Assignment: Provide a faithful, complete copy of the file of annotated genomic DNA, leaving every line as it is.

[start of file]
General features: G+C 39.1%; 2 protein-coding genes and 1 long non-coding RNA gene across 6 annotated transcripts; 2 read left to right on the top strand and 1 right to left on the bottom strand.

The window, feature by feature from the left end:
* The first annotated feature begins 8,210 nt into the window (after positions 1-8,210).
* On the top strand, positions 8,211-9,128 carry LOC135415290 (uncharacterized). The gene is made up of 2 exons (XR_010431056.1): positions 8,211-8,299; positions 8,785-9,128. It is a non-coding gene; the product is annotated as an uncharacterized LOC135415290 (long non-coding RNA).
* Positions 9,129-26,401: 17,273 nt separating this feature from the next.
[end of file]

General features: G+C 39.1%; 2 protein-coding genes and 1 long non-coding RNA gene across 6 annotated transcripts; 2 read left to right on the top strand and 1 right to left on the bottom strand.

The window, feature by feature from the left end:
* The first annotated feature begins 8,210 nt into the window (after positions 1-8,210).
* On the top strand, positions 8,211-9,128 carry LOC135415290 (uncharacterized). The gene is made up of 2 exons (XR_010431056.1): positions 8,211-8,299; positions 8,785-9,128. It is a non-coding gene; the product is annotated as an uncharacterized LOC135415290 (long non-coding RNA).
* Positions 9,129-26,401: 17,273 nt separating this feature from the next.